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Physician’s attitude can make a difference in medical malpractice litigation

On Behalf of | Jul 12, 2017 | Medical Malpractice

Building a solid medical malpractice case is a challenging task, and there are a lot of pieces that have to be put into place to build a case that stands a chance of bringing a favorable result for an injured patient.

In the first place, it is important to work with an experienced attorney to determine whether the evidence in a case is strong enough to take to court before proceeding to litigation. In many cases, settling is better option. In others, going to trial gives the plaintiff the best opportunity to receive fair compensation for injuries, despite the costs involved.

If it is determined that a case is worth bringing to trial, one important factor to consider is the physician’s attitude toward the patient. This can affect not only the decision to proceed with litigation, but also the perceptions of the jury about the case and ultimately the outcome of a malpractice case.

Many patients who have been injured by a negligent physician choose to go to court because of the physician’s dismissive attitude toward the patient. Defensiveness, arrogance, argumentativeness, refusing to cooperate with attorneys, and refusing to communicate or empathize with the patient are all factors that can spur a patient to litigation. A bad attitude can also potentially be used to the patient’s advantage before a jury.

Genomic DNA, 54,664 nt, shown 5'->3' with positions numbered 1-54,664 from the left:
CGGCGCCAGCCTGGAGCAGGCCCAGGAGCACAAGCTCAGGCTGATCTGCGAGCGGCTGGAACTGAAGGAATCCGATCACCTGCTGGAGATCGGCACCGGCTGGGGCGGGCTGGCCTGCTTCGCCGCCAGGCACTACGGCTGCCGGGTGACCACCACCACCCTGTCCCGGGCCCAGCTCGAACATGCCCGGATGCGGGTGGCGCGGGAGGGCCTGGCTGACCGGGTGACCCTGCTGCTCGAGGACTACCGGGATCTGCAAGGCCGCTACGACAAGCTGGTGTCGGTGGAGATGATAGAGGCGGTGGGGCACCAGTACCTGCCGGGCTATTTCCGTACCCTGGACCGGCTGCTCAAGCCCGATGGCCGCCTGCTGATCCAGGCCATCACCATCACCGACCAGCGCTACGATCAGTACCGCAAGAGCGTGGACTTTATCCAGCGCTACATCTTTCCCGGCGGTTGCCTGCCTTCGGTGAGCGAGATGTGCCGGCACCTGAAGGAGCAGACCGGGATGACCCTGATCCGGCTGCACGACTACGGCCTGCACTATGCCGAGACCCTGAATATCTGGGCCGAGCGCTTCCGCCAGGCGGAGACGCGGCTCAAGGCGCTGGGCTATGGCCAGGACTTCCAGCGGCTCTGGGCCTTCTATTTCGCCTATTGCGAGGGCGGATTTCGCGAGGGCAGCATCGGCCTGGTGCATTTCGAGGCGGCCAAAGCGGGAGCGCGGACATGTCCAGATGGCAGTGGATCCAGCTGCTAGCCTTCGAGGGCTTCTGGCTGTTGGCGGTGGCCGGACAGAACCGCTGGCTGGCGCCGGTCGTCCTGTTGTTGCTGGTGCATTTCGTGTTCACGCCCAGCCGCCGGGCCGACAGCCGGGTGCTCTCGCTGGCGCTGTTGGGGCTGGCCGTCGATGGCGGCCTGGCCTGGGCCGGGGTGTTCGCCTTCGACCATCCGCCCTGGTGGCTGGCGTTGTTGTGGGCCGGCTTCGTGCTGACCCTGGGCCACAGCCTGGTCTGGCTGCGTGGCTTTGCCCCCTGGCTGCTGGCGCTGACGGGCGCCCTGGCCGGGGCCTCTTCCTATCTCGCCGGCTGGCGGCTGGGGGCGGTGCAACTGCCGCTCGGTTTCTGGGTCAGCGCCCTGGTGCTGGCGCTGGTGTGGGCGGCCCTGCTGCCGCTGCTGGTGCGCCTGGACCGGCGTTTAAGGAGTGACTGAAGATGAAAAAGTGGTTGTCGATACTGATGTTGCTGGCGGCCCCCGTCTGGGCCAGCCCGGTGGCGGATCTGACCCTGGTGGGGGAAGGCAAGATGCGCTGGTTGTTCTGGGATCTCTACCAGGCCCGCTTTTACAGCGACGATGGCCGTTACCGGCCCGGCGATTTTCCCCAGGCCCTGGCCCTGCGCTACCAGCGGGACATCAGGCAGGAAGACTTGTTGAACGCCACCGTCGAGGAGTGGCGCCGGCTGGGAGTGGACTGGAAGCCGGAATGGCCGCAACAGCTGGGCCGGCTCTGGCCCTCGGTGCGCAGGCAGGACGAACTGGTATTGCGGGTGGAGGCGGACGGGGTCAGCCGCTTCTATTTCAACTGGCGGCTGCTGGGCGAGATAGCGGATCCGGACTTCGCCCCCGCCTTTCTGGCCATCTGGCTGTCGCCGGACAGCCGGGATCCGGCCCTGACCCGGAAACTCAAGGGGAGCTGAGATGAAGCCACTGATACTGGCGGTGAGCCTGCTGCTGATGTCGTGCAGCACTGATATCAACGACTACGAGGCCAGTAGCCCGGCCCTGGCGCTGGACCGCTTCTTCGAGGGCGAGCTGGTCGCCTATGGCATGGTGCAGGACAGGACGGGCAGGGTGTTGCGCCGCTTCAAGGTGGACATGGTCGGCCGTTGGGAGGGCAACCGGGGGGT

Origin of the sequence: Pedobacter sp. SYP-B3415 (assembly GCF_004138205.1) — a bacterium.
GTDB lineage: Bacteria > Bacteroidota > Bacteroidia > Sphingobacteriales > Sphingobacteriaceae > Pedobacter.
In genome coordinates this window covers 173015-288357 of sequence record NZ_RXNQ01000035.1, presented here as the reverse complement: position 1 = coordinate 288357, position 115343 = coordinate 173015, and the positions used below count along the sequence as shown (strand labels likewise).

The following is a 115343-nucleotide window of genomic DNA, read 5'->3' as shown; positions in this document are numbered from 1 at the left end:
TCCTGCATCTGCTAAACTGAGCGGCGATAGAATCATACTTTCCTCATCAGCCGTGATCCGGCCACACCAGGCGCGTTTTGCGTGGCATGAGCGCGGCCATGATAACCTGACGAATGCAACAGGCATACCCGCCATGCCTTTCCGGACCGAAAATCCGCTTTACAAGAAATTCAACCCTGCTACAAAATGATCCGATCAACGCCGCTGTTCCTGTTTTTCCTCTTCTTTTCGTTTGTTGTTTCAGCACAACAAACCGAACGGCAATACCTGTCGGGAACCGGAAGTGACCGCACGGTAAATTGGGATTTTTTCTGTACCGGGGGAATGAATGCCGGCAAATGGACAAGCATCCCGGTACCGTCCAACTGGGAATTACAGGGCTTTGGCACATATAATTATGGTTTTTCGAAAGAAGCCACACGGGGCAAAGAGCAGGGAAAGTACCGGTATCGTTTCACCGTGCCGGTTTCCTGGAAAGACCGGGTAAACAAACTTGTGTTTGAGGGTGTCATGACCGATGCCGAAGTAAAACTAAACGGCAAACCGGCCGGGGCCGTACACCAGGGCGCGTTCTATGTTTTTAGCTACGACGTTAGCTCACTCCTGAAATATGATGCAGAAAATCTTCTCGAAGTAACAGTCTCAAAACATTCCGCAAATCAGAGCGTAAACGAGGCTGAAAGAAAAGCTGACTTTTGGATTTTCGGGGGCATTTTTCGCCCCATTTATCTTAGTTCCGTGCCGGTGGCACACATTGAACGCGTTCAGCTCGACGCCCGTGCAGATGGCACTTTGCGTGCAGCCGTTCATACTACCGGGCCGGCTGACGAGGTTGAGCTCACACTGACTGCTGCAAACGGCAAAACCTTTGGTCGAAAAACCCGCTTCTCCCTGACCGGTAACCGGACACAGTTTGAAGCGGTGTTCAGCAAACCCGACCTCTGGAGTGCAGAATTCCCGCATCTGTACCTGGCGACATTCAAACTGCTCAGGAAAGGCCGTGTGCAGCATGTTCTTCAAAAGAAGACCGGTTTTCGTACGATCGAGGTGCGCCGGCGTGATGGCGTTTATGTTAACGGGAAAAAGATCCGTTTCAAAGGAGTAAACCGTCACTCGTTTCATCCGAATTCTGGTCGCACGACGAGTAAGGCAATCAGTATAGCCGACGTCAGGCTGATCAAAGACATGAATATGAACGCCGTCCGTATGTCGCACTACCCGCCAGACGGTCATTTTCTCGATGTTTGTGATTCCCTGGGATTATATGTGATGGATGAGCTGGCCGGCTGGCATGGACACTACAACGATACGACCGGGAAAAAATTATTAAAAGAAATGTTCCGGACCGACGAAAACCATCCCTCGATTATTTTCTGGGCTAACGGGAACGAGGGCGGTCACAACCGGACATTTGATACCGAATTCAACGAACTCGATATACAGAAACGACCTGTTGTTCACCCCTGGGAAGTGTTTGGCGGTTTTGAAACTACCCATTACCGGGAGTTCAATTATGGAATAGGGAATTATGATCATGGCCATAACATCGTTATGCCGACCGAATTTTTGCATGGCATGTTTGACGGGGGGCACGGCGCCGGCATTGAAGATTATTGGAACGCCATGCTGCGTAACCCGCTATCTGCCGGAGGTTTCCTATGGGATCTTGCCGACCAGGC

The role of the jury in a medical malpractice case is to make factual determinations about key issues in the case, including negligence. Although there can be a great deal of technical information for the jury to consider in medical malpractice cases, the jury will also assess the credibility of the accused physician and determine whether his or her testimony is reliable and trustworthy. The accused physician’s skill and experience are important in this determination, but so is the physician’s attitude toward the patient and the malpractice case, and the way the jury perceives his or her character.

In our next post, we’ll look at a specific example of how the jury’s perception of a physician’s character and credibility can be used to a plaintiff’s advantage in medical malpractice litigation.


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